Featured Research

from universities, journals, and other organizations

Female mate searching evolves when mating gifts are important, katydid study finds

Date:
September 28, 2011
Source:
University of Toronto
Summary:
In the animal world, males typically search for their female partners. The mystery is that in some species, you get a reversal -- the females search for males. A new study of katydids supports a theory that females will search if males offer a lot more than just sperm.

This is a male katydid with sperm packet and mating gift.
Credit: Professor Jay McCartney, Massey University, New Zealand

In the animal world, males typically search for their female partners. The mystery is that in some species, you get a reversal -- the females search for males.

A new study of katydids in the latest issue of the Proceedings of the Royal Society B -- co-authored by U of T Mississauga professor Darryl Gwynne -- supports a theory that females will search if males offer a lot more than just sperm.

"In this beast [in this study], it's a big cheesy, gooey substance that the male ejects when he copulates," says Gwynne. "It's attached to his sperm packet, so while she's being inseminated, she can reach back and grab this mating gift and eat it."

Gwynne met the lead author of the study, Jay McCartney, while on sabbatical at Massey University in New Zealand. Since part of his own research expertise covered the mating behaviours of these types of insects, Gwynne was asked to act as a co-supervisor of the project and suggested that the data could provide clues into the diversity in nature of how animals search for mates.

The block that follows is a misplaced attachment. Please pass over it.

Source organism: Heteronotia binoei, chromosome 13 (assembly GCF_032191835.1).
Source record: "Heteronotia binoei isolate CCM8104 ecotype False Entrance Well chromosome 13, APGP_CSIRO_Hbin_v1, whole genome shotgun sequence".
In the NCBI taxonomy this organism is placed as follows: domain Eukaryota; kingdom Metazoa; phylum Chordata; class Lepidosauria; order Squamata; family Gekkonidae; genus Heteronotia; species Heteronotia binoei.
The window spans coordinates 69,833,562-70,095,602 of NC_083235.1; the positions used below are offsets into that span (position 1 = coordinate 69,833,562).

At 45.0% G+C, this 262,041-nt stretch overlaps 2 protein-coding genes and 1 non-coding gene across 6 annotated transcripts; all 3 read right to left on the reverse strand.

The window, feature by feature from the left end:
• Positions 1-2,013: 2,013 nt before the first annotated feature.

"Males mostly do the searching, because the Darwinian sexual selection process is typical stronger in males; they're competitive," says Gwynne." As a consequence of their eagerness to get to the females, the females just hang out waiting for the males to come to them."

In the insects that Gwynne works with, some males sing to advertise that they have a safe burrow to offer the females, while in other species, they offer the females a nutritional perk. In the katydids, where a female searched for a male, she stood to gain the largest nutritional gift.